Learning from experience

Schoneker, Jake

We are all here at Villanova to learn, or so I’m told. But what is learning without discovery? Since we were young we have been taught that with hard work and discipline we can find success. Our success depends upon getting grades – and this is what we’re trained to do. We program our internal calculators to spit out a given fact or formula on the final exam; to write powerful, effective papers on things we know nothing about; and to regurgitate the knowledge we are shown in class in a variety of ways – all in order to prove that we’ve learned something.

This kind of fleeting, forced wisdom does little to challenge us creatively or to foster individual growth. Rather, our conventional education merely teaches us to accept a role – our comfortable, practical identity – and trains us to be the best specialists that we can be. But is the practice of a profession the sign of a fulfilled life? Can we call an education system effective if it teaches us only to be content within the walls of what we know? How can we learn if we are led by the hand?

Our world hurtles toward a drastic and fearful future. We wage war to power our consumption, and we pollute the earth with our waste and our blind ambition. Now, more than ever, we need young minds to think critically and objectively about the issues facing our people. We need independent men and women who will not be contented with a material and meaningless life, but who will stand up in the face of those who would take our freedom and our future from us.

We are afraid of change; we are afraid of living because we have been taught all our lives to be safe. A conventional education may create marketable professionals – ones who can perform tasks without complaint or question – but it does little to inspire innovation. Only by experiencing the world firsthand can we grow into global citizens of the information age. Our society and our science are transforming before our eyes, and as students we must also evolve.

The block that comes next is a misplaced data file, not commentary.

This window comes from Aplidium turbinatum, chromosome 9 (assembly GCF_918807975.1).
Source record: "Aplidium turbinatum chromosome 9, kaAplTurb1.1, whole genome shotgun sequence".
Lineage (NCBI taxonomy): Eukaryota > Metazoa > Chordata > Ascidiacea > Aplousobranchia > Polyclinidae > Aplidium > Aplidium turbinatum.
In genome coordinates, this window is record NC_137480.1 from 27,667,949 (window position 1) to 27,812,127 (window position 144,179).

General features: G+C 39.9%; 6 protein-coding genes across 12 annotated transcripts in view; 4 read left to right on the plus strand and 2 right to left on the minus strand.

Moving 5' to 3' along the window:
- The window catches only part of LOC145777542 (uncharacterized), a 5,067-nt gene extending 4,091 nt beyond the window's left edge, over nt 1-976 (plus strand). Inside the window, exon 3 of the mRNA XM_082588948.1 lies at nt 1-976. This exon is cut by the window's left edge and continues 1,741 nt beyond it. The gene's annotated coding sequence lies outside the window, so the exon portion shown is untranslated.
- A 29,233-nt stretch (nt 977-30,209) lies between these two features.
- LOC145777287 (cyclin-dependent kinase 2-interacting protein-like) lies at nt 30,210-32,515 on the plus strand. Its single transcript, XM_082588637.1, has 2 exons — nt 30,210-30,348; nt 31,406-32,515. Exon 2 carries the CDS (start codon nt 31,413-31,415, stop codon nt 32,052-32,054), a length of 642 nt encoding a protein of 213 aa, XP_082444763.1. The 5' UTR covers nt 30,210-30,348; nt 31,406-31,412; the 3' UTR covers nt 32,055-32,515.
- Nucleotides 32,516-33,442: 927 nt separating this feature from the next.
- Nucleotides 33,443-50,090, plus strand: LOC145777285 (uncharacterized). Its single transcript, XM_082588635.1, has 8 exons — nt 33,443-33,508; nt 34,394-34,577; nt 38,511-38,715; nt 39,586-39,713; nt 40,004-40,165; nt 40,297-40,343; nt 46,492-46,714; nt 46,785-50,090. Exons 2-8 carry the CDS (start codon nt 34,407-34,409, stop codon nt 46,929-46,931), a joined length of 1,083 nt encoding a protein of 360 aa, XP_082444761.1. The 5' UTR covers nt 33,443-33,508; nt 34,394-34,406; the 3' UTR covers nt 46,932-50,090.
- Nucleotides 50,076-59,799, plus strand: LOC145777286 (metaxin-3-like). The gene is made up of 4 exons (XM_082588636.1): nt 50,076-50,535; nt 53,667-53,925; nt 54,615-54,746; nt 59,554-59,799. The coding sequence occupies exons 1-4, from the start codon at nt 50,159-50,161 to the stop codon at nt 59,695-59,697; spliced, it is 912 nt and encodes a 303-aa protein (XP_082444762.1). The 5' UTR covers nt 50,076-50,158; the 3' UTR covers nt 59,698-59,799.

In a dynamic and increasingly connected world, it will be the innovative thinkers Рthose who learn, to develop not a resum̬, but the mind Рwho will be able to effectively respond to the compounding problems that we face in the future. This is why we need to refocus the way we think about education and learning, why we must take it upon ourselves to pursue self-knowledge and knowledge of the world outside the confines of our classrooms.

There are a thousand ways you might pursue an experiential education. You may join a service trip on fall break or create lasting friendships with inner-city kids through the Bigs and Littles program. You could get involved with Special Olympics or the Multicultural Students League – anything, so long as you care about it, so long as it moves you to act. Find an internship in an interesting field. Or take the train to the city, not with anywhere to go, but with the express purpose of meeting someone new and different. Challenge yourself and above all else, travel. Set sail for uncharted waters, and you will find that freedom is only a matter of motion.

Studying abroad is a unique experience that you will never, ever forget. Unlike all those algorithms and historical figures that will become blurry to you in time, the people you meet and the encounters you create overseas will never fade. No amount of reading or discussion can prepare you for the feeling of being there, being real, being independent in a wonderful and foreign land.

And you may find that after experiencing the world, after learning with your own eyes and your own mind, that you might just learn a thing or two about yourself in the process. The long path to self-discovery lies beyond our campus walls.

Jake Schoneker is a senior political science and humanities double major from Lansdale, Pa. He can be reached at [email protected]